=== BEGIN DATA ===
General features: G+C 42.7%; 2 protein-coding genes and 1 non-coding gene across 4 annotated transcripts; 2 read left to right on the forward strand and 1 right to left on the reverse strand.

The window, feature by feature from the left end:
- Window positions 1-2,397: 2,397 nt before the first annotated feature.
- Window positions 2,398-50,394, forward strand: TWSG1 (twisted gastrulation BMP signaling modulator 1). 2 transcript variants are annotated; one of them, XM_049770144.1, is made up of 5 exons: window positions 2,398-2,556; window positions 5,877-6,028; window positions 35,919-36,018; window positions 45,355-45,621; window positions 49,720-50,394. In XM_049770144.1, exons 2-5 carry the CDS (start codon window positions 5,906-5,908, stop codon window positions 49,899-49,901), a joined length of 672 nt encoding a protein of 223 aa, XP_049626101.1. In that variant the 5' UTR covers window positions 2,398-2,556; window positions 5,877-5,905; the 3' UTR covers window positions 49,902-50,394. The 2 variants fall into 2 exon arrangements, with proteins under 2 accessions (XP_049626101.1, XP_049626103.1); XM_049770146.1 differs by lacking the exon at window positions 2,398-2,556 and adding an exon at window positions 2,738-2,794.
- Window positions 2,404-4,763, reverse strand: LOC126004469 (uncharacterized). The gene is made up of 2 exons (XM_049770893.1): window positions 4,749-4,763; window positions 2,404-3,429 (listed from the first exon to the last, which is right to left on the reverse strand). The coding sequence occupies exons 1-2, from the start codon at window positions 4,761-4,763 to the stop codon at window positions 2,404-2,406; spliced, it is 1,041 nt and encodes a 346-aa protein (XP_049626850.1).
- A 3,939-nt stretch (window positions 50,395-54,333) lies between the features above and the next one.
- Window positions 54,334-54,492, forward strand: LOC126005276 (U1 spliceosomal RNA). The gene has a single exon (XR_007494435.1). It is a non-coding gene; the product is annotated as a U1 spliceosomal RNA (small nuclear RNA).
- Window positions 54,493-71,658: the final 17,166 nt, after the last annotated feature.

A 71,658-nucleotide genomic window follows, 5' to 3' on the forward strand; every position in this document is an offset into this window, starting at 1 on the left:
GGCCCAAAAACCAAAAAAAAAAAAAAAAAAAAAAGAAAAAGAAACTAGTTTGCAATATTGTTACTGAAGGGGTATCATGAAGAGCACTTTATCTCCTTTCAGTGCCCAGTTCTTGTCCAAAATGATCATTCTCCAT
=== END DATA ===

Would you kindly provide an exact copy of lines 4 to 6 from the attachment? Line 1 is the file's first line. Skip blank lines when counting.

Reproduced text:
- Window positions 2,398-50,394, forward strand: TWSG1 (twisted gastrulation BMP signaling modulator 1). 2 transcript variants are annotated; one of them, XM_049770144.1, is made up of 5 exons: window positions 2,398-2,556; window positions 5,877-6,028; window positions 35,919-36,018; window positions 45,355-45,621; window positions 49,720-50,394. In XM_049770144.1, exons 2-5 carry the CDS (start codon window positions 5,906-5,908, stop codon window positions 49,899-49,901), a joined length of 672 nt encoding a protein of 223 aa, XP_049626101.1. In that variant the 5' UTR covers window positions 2,398-2,556; window positions 5,877-5,905; the 3' UTR covers window positions 49,902-50,394. The 2 variants fall into 2 exon arrangements, with proteins under 2 accessions (XP_049626101.1, XP_049626103.1); XM_049770146.1 differs by lacking the exon at window positions 2,398-2,556 and adding an exon at window positions 2,738-2,794.
- Window positions 2,404-4,763, reverse strand: LOC126004469 (uncharacterized). The gene is made up of 2 exons (XM_049770893.1): window positions 4,749-4,763; window positions 2,404-3,429 (listed from the first exon to the last, which is right to left on the reverse strand). The coding sequence occupies exons 1-2, from the start codon at window positions 4,761-4,763 to the stop codon at window positions 2,404-2,406; spliced, it is 1,041 nt and encodes a 346-aa protein (XP_049626850.1).
- A 3,939-nt stretch (window positions 50,395-54,333) lies between the features above and the next one.